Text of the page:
Sitting in a chair in my new home in Ohio, thinking about Via Lucis, I realized that the project is as much about my beloved France as it is about medieval architecture. To me, these churches and places are infused with history and the collective memories of the millions who have passed through the stone portals.
Now PJ and I have moved to rural Ohio, just about 40 miles south of Columbus and every day we are moved by the beauty of the countryside around us.
We are continually reminded of France as we drive in the countryside around. Most of Ohio near us is flat farmland, rich with crops as far as the eye can see. From the town of Lithopolis, with a modest elevation of 945 feet, one gets a clear view of the high-rises of Columbus, 20 miles distant. But in our little corner near the Hocking Hills, there are small farms, small roads, and small villages, much like we see in France.
But it doesn’t take long to realize that there is something here that we don’t see in France. The first hints are signs on the back roads. We discovered that we live in the midst of a conservative Amish farming community.
PJ and I were familiar with the Amish to a degree – in 2009 we bought some lovely Amish furniture, and this spring we bought a full set of living room and dining room furniture built by Amish craftsmen.
The word “craftsmen” is an understatement, however, because this solid oak furniture is of extraordinary workmanship and quality. Even in close, detailed inspection the seam in our dining room table is invisible when closed, so finely matched are the wood grains and so perfect is the fit. And when we opened up the table for the first time to put in the leaf (stored in a special compartment), we were surprised to see that the slides are geared so that the table opens and closes with smooth action.
In the Bremen area, where we live, these are farmers. We see them working in their fields early in the morning and late into the evening. They grow, harvest, and provide for their families. They sell in farm stands, at the local farmers’ auction, and to local businesses. Everywhere is a bounty of vegetables and fruit, baked and canned goods, and occasional hand crafts. I bought a beautiful hand-turned cherry wood rolling-pin.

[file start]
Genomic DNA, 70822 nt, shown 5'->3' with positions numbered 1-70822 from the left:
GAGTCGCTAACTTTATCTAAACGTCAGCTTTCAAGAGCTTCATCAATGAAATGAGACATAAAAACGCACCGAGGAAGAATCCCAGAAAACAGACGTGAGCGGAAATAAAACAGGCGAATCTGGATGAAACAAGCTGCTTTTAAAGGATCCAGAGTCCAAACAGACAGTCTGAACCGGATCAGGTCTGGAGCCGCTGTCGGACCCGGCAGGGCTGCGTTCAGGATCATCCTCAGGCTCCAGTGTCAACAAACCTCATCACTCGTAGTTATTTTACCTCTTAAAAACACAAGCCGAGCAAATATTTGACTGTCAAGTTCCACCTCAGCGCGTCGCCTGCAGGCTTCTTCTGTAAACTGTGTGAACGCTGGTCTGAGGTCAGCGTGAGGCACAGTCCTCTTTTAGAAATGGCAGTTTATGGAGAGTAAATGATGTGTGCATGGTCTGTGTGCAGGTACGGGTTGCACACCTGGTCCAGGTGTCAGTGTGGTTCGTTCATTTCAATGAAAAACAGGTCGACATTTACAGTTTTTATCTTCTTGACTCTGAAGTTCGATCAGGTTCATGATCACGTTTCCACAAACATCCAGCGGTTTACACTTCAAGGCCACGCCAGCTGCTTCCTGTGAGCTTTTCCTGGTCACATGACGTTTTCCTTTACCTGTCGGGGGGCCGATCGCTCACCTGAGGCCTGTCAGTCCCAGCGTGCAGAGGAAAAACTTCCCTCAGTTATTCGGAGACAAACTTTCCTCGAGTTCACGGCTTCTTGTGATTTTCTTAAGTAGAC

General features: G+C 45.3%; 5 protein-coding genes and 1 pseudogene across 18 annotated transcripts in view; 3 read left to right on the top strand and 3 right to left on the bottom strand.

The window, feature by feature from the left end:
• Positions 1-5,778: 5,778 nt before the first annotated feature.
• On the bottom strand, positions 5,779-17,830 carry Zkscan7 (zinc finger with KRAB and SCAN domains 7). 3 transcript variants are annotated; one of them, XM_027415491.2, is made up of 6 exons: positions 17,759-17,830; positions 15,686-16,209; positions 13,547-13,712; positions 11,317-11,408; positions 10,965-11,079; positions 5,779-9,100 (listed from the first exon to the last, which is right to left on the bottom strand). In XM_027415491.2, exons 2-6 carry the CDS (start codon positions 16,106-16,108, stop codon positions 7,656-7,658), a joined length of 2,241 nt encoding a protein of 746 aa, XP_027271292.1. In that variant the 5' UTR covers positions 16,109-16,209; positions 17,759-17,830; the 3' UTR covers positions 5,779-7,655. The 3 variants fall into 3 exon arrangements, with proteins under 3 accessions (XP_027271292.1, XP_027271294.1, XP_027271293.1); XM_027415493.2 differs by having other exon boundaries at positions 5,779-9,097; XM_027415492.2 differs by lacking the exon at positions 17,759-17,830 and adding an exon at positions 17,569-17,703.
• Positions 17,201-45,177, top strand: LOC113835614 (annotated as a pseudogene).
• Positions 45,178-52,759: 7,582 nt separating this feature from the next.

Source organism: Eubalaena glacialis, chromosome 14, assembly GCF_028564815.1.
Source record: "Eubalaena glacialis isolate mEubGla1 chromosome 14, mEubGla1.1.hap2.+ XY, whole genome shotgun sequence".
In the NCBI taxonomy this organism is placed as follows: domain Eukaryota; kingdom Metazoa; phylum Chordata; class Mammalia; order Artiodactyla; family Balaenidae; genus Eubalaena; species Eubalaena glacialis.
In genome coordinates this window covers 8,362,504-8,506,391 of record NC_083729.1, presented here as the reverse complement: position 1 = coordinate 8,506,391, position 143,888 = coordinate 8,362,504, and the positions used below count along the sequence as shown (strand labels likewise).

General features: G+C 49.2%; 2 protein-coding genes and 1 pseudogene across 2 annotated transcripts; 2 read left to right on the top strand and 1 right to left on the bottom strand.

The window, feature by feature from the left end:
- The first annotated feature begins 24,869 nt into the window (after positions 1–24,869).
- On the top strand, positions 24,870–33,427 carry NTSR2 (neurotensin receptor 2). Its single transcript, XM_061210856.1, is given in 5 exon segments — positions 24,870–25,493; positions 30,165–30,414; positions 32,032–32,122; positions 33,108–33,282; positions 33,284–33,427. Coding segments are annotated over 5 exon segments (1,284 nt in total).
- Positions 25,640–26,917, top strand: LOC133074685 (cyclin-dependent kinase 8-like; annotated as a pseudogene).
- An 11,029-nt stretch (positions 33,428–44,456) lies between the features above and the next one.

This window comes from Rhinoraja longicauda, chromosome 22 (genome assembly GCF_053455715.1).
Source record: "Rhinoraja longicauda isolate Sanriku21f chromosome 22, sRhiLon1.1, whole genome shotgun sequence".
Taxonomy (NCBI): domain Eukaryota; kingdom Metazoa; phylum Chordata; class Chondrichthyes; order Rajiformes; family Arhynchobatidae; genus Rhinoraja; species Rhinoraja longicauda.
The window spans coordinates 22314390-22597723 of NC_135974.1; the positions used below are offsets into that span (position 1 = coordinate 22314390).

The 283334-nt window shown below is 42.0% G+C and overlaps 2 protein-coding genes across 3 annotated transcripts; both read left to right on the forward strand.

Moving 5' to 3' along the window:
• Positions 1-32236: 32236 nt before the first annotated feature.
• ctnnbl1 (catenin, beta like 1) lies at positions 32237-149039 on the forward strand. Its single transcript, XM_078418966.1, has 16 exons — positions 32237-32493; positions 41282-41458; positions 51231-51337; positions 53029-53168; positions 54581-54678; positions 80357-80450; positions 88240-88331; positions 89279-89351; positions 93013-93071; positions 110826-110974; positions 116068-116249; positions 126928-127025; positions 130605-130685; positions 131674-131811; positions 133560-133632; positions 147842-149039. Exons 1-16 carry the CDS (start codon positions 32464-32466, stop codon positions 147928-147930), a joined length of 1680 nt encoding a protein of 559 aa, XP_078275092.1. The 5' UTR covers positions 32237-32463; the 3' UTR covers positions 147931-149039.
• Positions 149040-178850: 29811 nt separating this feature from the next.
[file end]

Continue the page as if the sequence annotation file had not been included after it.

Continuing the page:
And what can I say about the quality of the produce? The watermelon was a revelation – unctuously sweet and ripe. All of the fruit – peaches, nectarines, Shinseiki pears, blackberries that we picked from their bushes ourselves (“we don’t have any picked but you can take a flat and do a ‘you-pickum'”), strawberries and ginger gold apples! Vegetables like we’ve never seen, even though PJ is an accomplished gardener. Farm corn here is unlike anything that I had ever tasted before.
The prices for these fruits, vegetables and farm eggs are remarkable. In the village of Bremen, I approached an Amish farmer who was in the town meat market to sell his leftover produce after the bi-weekly farmers’ auction. He sold me a flat of 25 perfectly ripe tomatoes for $5.00! The price list on the farm stand will give you an idea of what we pay for this bounty. On Tuesdays and Friday we can go to the auction and bid for lots if we need to.
In a world of unbridled materialism and brand consumption, the Amish are conspicuous exceptions. Nothing is wasted. The brimmed straw hats worn by the men are converted into brimless caps for the boys when they wear out. One small boy of about nine or ten wore a hat that was composed of at least ten other hat remnants, woven together for him. It was a patchwork of different colors and weaves, but it worked. His clothes were hand-me-downs and the pant cuffs were at his calves instead of his ankles. In the summer, the entire families are barefoot – men, women and children. This is not poverty but thrift.
There is a purity and openness in these people. The piercing blue eyes of the children are clear and unafraid, utterly without guile or pretense. The older children marshal the younger and everyone has a chore. When PJ and I stopped at our favorite Amish roadside stand, two young girls attended to us. One disappeared into the fields and returned with a cabbage – the most perfect cabbage either of us had ever seen, the size of a bowling ball. The girl held it in her hands like an offering, an angel offering a gift. PJ was moved almost to tears at the sight. How much we want to photograph them, to capture just these fleeting moments, but that would be a violation.
This is a different world, co-existing with our own materialistic culture. We – “the English” – are foreigners here. These people belong to their land, God, families, and laws. We are so moved to see this around us.
Yesterday there was a cow lying next to the road near the farm stand and I made bold to pet her like I had seen the children do. The cow was completely calm and I could almost swear that in her soft brown eyes I saw the same shy modesty that shone in the eyes of the children.
Somehow, we feel close to rural France that we’ve always loved when we are among these people, we feel the same echoes of the past.
And not a tourist to be seen …